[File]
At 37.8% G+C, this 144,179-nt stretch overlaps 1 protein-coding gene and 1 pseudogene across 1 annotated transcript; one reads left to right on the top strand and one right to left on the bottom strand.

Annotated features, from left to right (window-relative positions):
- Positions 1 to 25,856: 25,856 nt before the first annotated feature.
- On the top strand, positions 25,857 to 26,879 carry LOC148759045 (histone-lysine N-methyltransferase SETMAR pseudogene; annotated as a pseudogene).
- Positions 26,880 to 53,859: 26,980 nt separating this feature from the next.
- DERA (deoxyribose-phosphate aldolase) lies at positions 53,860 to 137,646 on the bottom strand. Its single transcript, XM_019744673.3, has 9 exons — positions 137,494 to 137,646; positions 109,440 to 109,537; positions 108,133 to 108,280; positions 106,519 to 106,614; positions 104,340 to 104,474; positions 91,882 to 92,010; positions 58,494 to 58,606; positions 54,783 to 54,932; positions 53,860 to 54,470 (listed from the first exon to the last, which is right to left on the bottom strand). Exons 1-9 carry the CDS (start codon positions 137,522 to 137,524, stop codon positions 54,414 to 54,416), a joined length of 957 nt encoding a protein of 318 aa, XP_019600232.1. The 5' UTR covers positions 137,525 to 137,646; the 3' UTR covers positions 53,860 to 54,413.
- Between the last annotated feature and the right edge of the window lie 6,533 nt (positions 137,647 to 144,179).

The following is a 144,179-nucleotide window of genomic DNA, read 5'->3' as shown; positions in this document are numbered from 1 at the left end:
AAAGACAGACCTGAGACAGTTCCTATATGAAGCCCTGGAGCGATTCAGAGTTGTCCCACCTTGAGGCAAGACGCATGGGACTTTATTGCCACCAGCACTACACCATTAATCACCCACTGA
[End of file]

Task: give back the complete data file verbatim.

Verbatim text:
At 37.8% G+C, this 144,179-nt stretch overlaps 1 protein-coding gene and 1 pseudogene across 1 annotated transcript; one reads left to right on the top strand and one right to left on the bottom strand.

Annotated features, from left to right (window-relative positions):
- Positions 1 to 25,856: 25,856 nt before the first annotated feature.
- On the top strand, positions 25,857 to 26,879 carry LOC148759045 (histone-lysine N-methyltransferase SETMAR pseudogene; annotated as a pseudogene).
- Positions 26,880 to 53,859: 26,980 nt separating this feature from the next.
- DERA (deoxyribose-phosphate aldolase) lies at positions 53,860 to 137,646 on the bottom strand. Its single transcript, XM_019744673.3, has 9 exons — positions 137,494 to 137,646; positions 109,440 to 109,537; positions 108,133 to 108,280; positions 106,519 to 106,614; positions 104,340 to 104,474; positions 91,882 to 92,010; positions 58,494 to 58,606; positions 54,783 to 54,932; positions 53,860 to 54,470 (listed from the first exon to the last, which is right to left on the bottom strand). Exons 1-9 carry the CDS (start codon positions 137,522 to 137,524, stop codon positions 54,414 to 54,416), a joined length of 957 nt encoding a protein of 318 aa, XP_019600232.1. The 5' UTR covers positions 137,525 to 137,646; the 3' UTR covers positions 53,860 to 54,413.
- Between the last annotated feature and the right edge of the window lie 6,533 nt (positions 137,647 to 144,179).

The following is a 144,179-nucleotide window of genomic DNA, read 5'->3' as shown; positions in this document are numbered from 1 at the left end:
AAAGACAGACCTGAGACAGTTCCTATATGAAGCCCTGGAGCGATTCAGAGTTGTCCCACCTTGAGGCAAGACGCATGGGACTTTATTGCCACCAGCACTACACCATTAATCACCCACTGA